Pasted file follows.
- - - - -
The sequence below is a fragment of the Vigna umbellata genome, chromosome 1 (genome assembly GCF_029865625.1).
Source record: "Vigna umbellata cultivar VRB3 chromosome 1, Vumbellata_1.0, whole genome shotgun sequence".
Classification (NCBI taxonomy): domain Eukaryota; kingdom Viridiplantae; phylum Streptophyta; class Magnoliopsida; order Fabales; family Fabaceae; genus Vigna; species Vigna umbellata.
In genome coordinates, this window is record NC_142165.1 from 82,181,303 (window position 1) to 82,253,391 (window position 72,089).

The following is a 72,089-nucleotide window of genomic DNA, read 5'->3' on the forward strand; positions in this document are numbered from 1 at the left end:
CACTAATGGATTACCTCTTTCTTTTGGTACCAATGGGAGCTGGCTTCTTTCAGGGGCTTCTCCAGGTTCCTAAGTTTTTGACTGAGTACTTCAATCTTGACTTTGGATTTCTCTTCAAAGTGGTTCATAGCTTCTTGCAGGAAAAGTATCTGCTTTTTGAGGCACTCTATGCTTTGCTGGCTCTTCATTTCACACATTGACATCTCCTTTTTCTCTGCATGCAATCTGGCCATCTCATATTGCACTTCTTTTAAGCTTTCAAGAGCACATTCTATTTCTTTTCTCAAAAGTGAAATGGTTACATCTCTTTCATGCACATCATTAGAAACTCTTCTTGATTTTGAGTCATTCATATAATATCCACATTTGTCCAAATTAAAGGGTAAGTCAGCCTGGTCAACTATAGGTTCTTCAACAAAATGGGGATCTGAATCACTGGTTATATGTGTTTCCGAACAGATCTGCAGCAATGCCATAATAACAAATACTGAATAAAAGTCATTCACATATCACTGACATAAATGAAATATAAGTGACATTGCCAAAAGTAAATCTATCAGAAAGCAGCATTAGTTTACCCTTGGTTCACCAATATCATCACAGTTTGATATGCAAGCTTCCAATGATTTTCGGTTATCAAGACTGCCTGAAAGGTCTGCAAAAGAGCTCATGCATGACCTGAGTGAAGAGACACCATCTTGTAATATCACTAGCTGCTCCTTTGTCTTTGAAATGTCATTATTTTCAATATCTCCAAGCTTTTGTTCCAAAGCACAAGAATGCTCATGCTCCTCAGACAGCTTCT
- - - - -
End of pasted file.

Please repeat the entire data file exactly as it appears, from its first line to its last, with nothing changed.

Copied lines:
The sequence below is a fragment of the Vigna umbellata genome, chromosome 1 (genome assembly GCF_029865625.1).
Source record: "Vigna umbellata cultivar VRB3 chromosome 1, Vumbellata_1.0, whole genome shotgun sequence".
Classification (NCBI taxonomy): domain Eukaryota; kingdom Viridiplantae; phylum Streptophyta; class Magnoliopsida; order Fabales; family Fabaceae; genus Vigna; species Vigna umbellata.
In genome coordinates, this window is record NC_142165.1 from 82,181,303 (window position 1) to 82,253,391 (window position 72,089).

The following is a 72,089-nucleotide window of genomic DNA, read 5'->3' on the forward strand; positions in this document are numbered from 1 at the left end:
CACTAATGGATTACCTCTTTCTTTTGGTACCAATGGGAGCTGGCTTCTTTCAGGGGCTTCTCCAGGTTCCTAAGTTTTTGACTGAGTACTTCAATCTTGACTTTGGATTTCTCTTCAAAGTGGTTCATAGCTTCTTGCAGGAAAAGTATCTGCTTTTTGAGGCACTCTATGCTTTGCTGGCTCTTCATTTCACACATTGACATCTCCTTTTTCTCTGCATGCAATCTGGCCATCTCATATTGCACTTCTTTTAAGCTTTCAAGAGCACATTCTATTTCTTTTCTCAAAAGTGAAATGGTTACATCTCTTTCATGCACATCATTAGAAACTCTTCTTGATTTTGAGTCATTCATATAATATCCACATTTGTCCAAATTAAAGGGTAAGTCAGCCTGGTCAACTATAGGTTCTTCAACAAAATGGGGATCTGAATCACTGGTTATATGTGTTTCCGAACAGATCTGCAGCAATGCCATAATAACAAATACTGAATAAAAGTCATTCACATATCACTGACATAAATGAAATATAAGTGACATTGCCAAAAGTAAATCTATCAGAAAGCAGCATTAGTTTACCCTTGGTTCACCAATATCATCACAGTTTGATATGCAAGCTTCCAATGATTTTCGGTTATCAAGACTGCCTGAAAGGTCTGCAAAAGAGCTCATGCATGACCTGAGTGAAGAGACACCATCTTGTAATATCACTAGCTGCTCCTTTGTCTTTGAAATGTCATTATTTTCAATATCTCCAAGCTTTTGTTCCAAAGCACAAGAATGCTCATGCTCCTCAGACAGCTTCT